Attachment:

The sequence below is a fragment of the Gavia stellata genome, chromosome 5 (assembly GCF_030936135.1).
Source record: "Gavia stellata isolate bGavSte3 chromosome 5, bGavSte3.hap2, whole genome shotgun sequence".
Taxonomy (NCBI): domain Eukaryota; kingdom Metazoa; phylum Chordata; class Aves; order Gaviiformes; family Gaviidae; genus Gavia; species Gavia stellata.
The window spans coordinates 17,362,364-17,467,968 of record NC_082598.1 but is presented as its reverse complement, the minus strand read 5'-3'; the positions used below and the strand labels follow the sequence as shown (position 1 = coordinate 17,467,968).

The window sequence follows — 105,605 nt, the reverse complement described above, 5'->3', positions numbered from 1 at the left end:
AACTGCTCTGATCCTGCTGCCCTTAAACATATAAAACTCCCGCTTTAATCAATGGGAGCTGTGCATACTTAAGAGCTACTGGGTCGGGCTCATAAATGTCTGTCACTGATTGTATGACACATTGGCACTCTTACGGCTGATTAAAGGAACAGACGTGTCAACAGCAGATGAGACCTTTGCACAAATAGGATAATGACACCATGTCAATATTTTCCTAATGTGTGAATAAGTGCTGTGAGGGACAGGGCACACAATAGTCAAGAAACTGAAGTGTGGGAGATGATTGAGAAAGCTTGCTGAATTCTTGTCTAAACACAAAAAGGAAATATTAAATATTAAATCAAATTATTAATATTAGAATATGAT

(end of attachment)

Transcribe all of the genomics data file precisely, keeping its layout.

The sequence below is a fragment of the Gavia stellata genome, chromosome 5 (assembly GCF_030936135.1).
Source record: "Gavia stellata isolate bGavSte3 chromosome 5, bGavSte3.hap2, whole genome shotgun sequence".
Taxonomy (NCBI): domain Eukaryota; kingdom Metazoa; phylum Chordata; class Aves; order Gaviiformes; family Gaviidae; genus Gavia; species Gavia stellata.
The window spans coordinates 17,362,364-17,467,968 of record NC_082598.1 but is presented as its reverse complement, the minus strand read 5'-3'; the positions used below and the strand labels follow the sequence as shown (position 1 = coordinate 17,467,968).

The window sequence follows — 105,605 nt, the reverse complement described above, 5'->3', positions numbered from 1 at the left end:
AACTGCTCTGATCCTGCTGCCCTTAAACATATAAAACTCCCGCTTTAATCAATGGGAGCTGTGCATACTTAAGAGCTACTGGGTCGGGCTCATAAATGTCTGTCACTGATTGTATGACACATTGGCACTCTTACGGCTGATTAAAGGAACAGACGTGTCAACAGCAGATGAGACCTTTGCACAAATAGGATAATGACACCATGTCAATATTTTCCTAATGTGTGAATAAGTGCTGTGAGGGACAGGGCACACAATAGTCAAGAAACTGAAGTGTGGGAGATGATTGAGAAAGCTTGCTGAATTCTTGTCTAAACACAAAAAGGAAATATTAAATATTAAATCAAATTATTAATATTAGAATATGAT